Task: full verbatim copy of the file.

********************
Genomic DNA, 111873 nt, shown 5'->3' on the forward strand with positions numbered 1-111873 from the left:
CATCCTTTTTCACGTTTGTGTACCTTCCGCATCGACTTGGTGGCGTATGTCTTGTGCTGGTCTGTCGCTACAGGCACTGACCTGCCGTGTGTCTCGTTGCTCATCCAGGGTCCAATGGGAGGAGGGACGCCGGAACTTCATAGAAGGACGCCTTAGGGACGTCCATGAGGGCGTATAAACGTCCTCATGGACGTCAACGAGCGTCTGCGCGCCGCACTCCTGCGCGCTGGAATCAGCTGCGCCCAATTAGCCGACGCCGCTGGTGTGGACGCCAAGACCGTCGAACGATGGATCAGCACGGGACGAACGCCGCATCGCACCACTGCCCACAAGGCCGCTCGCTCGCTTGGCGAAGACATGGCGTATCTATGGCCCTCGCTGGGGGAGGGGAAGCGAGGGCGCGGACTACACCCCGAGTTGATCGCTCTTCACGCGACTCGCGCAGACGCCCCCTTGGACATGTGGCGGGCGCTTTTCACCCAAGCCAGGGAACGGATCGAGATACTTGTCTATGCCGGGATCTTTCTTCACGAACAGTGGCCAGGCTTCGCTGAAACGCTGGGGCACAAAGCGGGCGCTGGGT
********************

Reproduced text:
Genomic DNA, 111873 nt, shown 5'->3' on the forward strand with positions numbered 1-111873 from the left:
CATCCTTTTTCACGTTTGTGTACCTTCCGCATCGACTTGGTGGCGTATGTCTTGTGCTGGTCTGTCGCTACAGGCACTGACCTGCCGTGTGTCTCGTTGCTCATCCAGGGTCCAATGGGAGGAGGGACGCCGGAACTTCATAGAAGGACGCCTTAGGGACGTCCATGAGGGCGTATAAACGTCCTCATGGACGTCAACGAGCGTCTGCGCGCCGCACTCCTGCGCGCTGGAATCAGCTGCGCCCAATTAGCCGACGCCGCTGGTGTGGACGCCAAGACCGTCGAACGATGGATCAGCACGGGACGAACGCCGCATCGCACCACTGCCCACAAGGCCGCTCGCTCGCTTGGCGAAGACATGGCGTATCTATGGCCCTCGCTGGGGGAGGGGAAGCGAGGGCGCGGACTACACCCCGAGTTGATCGCTCTTCACGCGACTCGCGCAGACGCCCCCTTGGACATGTGGCGGGCGCTTTTCACCCAAGCCAGGGAACGGATCGAGATACTTGTCTATGCCGGGATCTTTCTTCACGAACAGTGGCCAGGCTTCGCTGAAACGCTGGGGCACAAAGCGGGCGCTGGGT